What we know about Lockbit ransomware
- Boeing might be the latest victim of LockBit ransomware.
- LockBit was the most deployed ransomware in 2022 in the UK.
- The ransomware group is known for its ransomware-as-a-service.
The LockBit ransomware group stands out as one of the most sophisticated cybercrime entities globally. Linked to pro-Russian cybercrime networks, its adept infiltration tactics and methodical approach has made it a formidable force.
Compared to other cybercriminal groups, the Lockbit ransomware group is also one of the few with an actual administrative network. According to reports, the ransomware group has administrative staff that manage its accounts, including how it contacts victims as well as how it manages the payment of ransoms.
Operating with a ransomware-as-a-service model, interested parties put a deposit down for the use of custom for-hire attacks, and profit under an affiliate framework. Kaspersky reports that the ransom payments are then divided between the LockBit developer team and the attacking affiliates, who receive up to ¾ of the ransom funds.
Another cybersecurity vendor, BlackBerry, says that the LockBit ransomware has been implicated in more cyberattacks in 2023 than any other ransomware, making it the most active ransomware in the world. With an average ransomware payment of nearly US$1 million per incident, LockBit also targets small-to-medium-sized organizations.
The FBI has recorded around 1,700 LockBit incidents in the US. Victims in the US have paid approximately US$91 million since LockBit activity was first observed on January 5, 2020.
In the UK, the National Cyber Security Center says that LockBit was almost certainly the most deployed ransomware strain in the UK in 2022, and that it continues to present the highest ransomware threat to UK organizations.
Recent victims of the LockBit ransomware group
In 2023, LockBit has already targeted several high-profile organizations around the world. The latest target is aircraft manufacturer Boeing. VX-underground is reporting that LockBit claims to have “a huge amount of sensitive data” from the aircraft manufacturer. Reports also indicate that the ransomware group is prepared to publish the data if Boeing does not contact it by November 2nd.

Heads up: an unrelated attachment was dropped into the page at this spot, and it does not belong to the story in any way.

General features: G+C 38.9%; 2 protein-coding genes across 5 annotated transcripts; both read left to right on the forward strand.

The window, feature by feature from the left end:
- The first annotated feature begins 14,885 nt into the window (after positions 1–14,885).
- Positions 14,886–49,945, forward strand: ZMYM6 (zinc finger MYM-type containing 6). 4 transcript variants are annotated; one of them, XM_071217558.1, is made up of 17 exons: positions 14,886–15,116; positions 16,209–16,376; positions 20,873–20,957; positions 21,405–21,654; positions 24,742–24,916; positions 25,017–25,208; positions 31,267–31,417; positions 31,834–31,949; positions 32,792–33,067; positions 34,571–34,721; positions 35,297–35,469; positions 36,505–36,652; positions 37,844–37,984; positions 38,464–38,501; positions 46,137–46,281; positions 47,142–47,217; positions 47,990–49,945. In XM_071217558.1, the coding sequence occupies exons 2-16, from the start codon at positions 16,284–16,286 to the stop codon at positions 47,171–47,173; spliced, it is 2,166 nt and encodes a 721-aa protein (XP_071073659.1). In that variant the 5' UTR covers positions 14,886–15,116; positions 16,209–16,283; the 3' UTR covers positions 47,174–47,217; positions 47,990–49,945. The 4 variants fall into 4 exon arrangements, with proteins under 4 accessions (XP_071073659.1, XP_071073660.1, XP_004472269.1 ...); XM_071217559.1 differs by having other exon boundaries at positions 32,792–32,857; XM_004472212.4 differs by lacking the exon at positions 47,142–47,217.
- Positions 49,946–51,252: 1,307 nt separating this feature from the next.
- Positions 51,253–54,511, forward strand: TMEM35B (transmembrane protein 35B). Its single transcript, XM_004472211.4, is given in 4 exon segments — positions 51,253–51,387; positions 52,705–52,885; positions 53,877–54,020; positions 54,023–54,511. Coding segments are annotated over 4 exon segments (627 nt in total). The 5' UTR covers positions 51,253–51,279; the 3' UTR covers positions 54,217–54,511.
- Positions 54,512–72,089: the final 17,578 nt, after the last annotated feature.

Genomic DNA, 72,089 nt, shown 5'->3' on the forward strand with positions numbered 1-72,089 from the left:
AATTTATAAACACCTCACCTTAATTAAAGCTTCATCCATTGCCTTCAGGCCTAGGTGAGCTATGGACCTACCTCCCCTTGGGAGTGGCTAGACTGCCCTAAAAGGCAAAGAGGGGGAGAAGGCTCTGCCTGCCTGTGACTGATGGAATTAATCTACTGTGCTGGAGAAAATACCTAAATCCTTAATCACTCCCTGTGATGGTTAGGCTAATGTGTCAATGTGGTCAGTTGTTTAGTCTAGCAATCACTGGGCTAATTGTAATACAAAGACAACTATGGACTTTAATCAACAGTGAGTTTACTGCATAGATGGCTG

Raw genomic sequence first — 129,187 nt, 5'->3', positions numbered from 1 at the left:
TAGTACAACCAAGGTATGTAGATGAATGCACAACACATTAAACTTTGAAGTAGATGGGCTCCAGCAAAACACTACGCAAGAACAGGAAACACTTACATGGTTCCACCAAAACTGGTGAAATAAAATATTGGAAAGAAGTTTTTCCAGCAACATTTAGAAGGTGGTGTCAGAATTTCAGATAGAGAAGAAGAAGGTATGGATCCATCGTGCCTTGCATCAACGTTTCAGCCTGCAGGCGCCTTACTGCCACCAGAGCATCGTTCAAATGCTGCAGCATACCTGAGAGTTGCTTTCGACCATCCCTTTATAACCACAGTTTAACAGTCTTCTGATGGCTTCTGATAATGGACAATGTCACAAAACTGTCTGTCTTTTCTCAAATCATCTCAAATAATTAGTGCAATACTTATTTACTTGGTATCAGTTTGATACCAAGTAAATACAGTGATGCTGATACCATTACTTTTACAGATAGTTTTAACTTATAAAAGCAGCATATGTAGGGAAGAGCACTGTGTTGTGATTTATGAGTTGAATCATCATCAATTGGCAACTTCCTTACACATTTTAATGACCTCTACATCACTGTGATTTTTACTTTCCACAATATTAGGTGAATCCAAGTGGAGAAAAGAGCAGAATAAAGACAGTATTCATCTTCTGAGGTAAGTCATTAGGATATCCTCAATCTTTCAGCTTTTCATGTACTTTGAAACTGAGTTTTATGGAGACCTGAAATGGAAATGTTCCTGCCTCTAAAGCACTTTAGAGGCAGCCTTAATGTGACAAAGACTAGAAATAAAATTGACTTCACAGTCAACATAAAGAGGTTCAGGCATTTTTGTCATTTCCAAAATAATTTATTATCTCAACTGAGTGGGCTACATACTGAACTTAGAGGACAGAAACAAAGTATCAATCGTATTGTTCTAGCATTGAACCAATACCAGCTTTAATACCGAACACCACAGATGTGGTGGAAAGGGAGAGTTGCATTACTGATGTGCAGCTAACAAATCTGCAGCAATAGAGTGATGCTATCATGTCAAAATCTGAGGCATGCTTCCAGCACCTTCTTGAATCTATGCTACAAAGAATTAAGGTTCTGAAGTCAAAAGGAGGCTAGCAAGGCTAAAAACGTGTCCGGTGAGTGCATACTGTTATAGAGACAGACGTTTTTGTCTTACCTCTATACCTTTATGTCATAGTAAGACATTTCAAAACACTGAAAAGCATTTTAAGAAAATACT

Earlier this year, the LockBit ransomware group was also responsible for the Royal Mail cyberattack. The Guardian reported that the Royal Mail rejected the US$80 million ransom demand from the hackers. LockBit published chat transcripts of the negotiations and also claimed that the ransom was “equal to 0.5% of the company’s revenue.”
More recently, the UK was targeted again by a ransomware group using LockBit. This time the apparent victims include Scottish law firm Raeburn, Christie, Clark and Wallace, the fire alarm production company Rex Group Services and trade organization the Food and Drink Federation.
In early September, the hackers also compromised the UK’s Ministry of Defense. Information stolen included British military intelligence sites as well as high-security prisons. The hackers had apparently targeted the database of a firm that makes fences for maximum security sites to get the information.
The evolution of LockBit
Most cybersecurity agencies and vendors believe that LockBit was formerly known as the ABCD ransomware. Since then, it has evolved into a subclass ransomware or crypto-class due to its ransom requests around financial payment in exchange for decryption.
Here’s a look at the different variants of the LockBit Ransomware, as highlighted by the intelligence platform, Flashpoint.
- LockBit – The first variant that succeeded the original .abcd extension used by the ransomware group gained notoriety for its ability to deploy its encryption process in under five minutes.
- LockBit 2.0 – LockBit 2.0 evolved from the original LockBit variant by improving its ability to decode strings and codes faster to avoid detection. Once the variant has established administrative privileges, the encryption process begins.
- LockBit 3.0 – Launched in late June 2022, LockBit 3.0 continues the trend of increasing encryption speed to avoid security detection. The malware uses anti-analysis techniques, password-only execution, and command line augmentation. LockBit 3.0 also introduces the first recorded ransomware bug bounty program, calling for users and security researchers to report any bugs to the ransomware group in exchange for financial reward.
- LockBit Green – The latest variant was revealed by VX-underground and appears to be a standard ransomware variant targeting Windows environments.
- Lockbit for Mac – In May 2023, Flashpoint discovered that LockBit had begun developing a macOS version of LockBit ransomware. However, it could not be easily executed on the devices.
Given the spread of the LockBit ransomware, organizations need to practice good cybersecurity hygiene to prevent ransomware attacks. While regularly updating software and operating systems is essential, companies should also be cautious about their emails and such. Businesses should also look into their software supply chain as the ransomware group could infiltrate systems through loopholes in the system.
If a company is compromised by a ransomware group, it is essential to contact law enforcement agencies to help deal with the investigation and negotiations. Paying the ransom does not guarantee that the business will not be struck again, nor that the cybercriminals do not have copies of the data.
At the end of the day, good cybersecurity hygiene, updated passwords and patches, and a solid backup plan can help detect and block ransomware attacks before they cause significant damage.
Boeing has a lot of defense contract data that could be worth selling on.
6 December 2023
5 December 2023
4 December 2023